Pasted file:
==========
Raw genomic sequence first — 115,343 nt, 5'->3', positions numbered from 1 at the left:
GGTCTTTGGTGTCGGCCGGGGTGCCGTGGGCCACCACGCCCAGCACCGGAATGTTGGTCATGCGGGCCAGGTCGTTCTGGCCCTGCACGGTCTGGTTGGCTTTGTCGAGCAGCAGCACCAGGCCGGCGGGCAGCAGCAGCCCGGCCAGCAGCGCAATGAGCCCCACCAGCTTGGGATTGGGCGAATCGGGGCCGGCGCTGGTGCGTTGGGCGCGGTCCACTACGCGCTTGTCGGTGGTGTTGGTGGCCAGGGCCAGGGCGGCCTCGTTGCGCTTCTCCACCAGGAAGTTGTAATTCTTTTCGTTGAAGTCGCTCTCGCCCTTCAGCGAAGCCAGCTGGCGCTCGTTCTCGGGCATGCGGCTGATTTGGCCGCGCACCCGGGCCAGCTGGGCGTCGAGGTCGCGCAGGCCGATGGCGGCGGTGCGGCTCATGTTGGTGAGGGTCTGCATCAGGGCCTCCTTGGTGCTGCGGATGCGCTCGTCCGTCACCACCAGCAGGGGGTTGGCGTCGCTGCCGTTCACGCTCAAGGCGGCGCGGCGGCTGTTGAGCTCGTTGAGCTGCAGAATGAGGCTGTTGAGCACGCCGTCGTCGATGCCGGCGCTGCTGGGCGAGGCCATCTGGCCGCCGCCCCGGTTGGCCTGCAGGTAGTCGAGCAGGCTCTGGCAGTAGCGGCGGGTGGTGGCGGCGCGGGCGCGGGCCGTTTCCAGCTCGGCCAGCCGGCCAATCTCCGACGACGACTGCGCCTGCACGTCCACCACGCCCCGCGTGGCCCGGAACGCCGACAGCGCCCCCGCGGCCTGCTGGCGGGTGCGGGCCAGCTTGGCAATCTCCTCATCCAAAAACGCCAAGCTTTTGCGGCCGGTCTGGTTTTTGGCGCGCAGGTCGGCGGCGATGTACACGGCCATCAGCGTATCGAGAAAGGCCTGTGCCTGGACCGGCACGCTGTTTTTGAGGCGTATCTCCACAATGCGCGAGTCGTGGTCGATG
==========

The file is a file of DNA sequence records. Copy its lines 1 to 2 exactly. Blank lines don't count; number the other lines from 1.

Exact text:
Raw genomic sequence first — 115,343 nt, 5'->3', positions numbered from 1 at the left:
GGTCTTTGGTGTCGGCCGGGGTGCCGTGGGCCACCACGCCCAGCACCGGAATGTTGGTCATGCGGGCCAGGTCGTTCTGGCCCTGCACGGTCTGGTTGGCTTTGTCGAGCAGCAGCACCAGGCCGGCGGGCAGCAGCAGCCCGGCCAGCAGCGCAATGAGCCCCACCAGCTTGGGATTGGGCGAATCGGGGCCGGCGCTGGTGCGTTGGGCGCGGTCCACTACGCGCTTGTCGGTGGTGTTGGTGGCCAGGGCCAGGGCGGCCTCGTTGCGCTTCTCCACCAGGAAGTTGTAATTCTTTTCGTTGAAGTCGCTCTCGCCCTTCAGCGAAGCCAGCTGGCGCTCGTTCTCGGGCATGCGGCTGATTTGGCCGCGCACCCGGGCCAGCTGGGCGTCGAGGTCGCGCAGGCCGATGGCGGCGGTGCGGCTCATGTTGGTGAGGGTCTGCATCAGGGCCTCCTTGGTGCTGCGGATGCGCTCGTCCGTCACCACCAGCAGGGGGTTGGCGTCGCTGCCGTTCACGCTCAAGGCGGCGCGGCGGCTGTTGAGCTCGTTGAGCTGCAGAATGAGGCTGTTGAGCACGCCGTCGTCGATGCCGGCGCTGCTGGGCGAGGCCATCTGGCCGCCGCCCCGGTTGGCCTGCAGGTAGTCGAGCAGGCTCTGGCAGTAGCGGCGGGTGGTGGCGGCGCGGGCGCGGGCCGTTTCCAGCTCGGCCAGCCGGCCAATCTCCGACGACGACTGCGCCTGCACGTCCACCACGCCCCGCGTGGCCCGGAACGCCGACAGCGCCCCCGCGGCCTGCTGGCGGGTGCGGGCCAGCTTGGCAATCTCCTCATCCAAAAACGCCAAGCTTTTGCGGCCGGTCTGGTTTTTGGCGCGCAGGTCGGCGGCGATGTACACGGCCATCAGCGTATCGAGAAAGGCCTGTGCCTGGACCGGCACGCTGTTTTTGAGGCGTATCTCCACAATGCGCGAGTCGTGGTCGATG